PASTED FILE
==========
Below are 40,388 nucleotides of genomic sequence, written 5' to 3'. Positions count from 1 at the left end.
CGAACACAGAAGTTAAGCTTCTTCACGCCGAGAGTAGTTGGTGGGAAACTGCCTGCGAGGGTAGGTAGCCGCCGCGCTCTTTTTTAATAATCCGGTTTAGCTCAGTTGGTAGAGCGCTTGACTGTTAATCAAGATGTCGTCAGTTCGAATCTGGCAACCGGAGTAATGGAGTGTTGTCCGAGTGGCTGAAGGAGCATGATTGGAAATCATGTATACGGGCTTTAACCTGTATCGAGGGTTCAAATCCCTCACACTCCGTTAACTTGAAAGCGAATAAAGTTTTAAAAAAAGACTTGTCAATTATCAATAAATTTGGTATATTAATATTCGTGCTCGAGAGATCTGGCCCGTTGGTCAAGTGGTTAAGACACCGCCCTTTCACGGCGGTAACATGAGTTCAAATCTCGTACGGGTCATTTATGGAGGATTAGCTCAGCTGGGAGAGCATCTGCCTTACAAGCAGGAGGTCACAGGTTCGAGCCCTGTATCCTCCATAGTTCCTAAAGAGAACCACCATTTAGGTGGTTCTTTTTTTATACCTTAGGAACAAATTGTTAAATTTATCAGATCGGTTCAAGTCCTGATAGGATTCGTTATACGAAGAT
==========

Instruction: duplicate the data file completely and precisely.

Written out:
Below are 40,388 nucleotides of genomic sequence, written 5' to 3'. Positions count from 1 at the left end.
CGAACACAGAAGTTAAGCTTCTTCACGCCGAGAGTAGTTGGTGGGAAACTGCCTGCGAGGGTAGGTAGCCGCCGCGCTCTTTTTTAATAATCCGGTTTAGCTCAGTTGGTAGAGCGCTTGACTGTTAATCAAGATGTCGTCAGTTCGAATCTGGCAACCGGAGTAATGGAGTGTTGTCCGAGTGGCTGAAGGAGCATGATTGGAAATCATGTATACGGGCTTTAACCTGTATCGAGGGTTCAAATCCCTCACACTCCGTTAACTTGAAAGCGAATAAAGTTTTAAAAAAAGACTTGTCAATTATCAATAAATTTGGTATATTAATATTCGTGCTCGAGAGATCTGGCCCGTTGGTCAAGTGGTTAAGACACCGCCCTTTCACGGCGGTAACATGAGTTCAAATCTCGTACGGGTCATTTATGGAGGATTAGCTCAGCTGGGAGAGCATCTGCCTTACAAGCAGGAGGTCACAGGTTCGAGCCCTGTATCCTCCATAGTTCCTAAAGAGAACCACCATTTAGGTGGTTCTTTTTTTATACCTTAGGAACAAATTGTTAAATTTATCAGATCGGTTCAAGTCCTGATAGGATTCGTTATACGAAGAT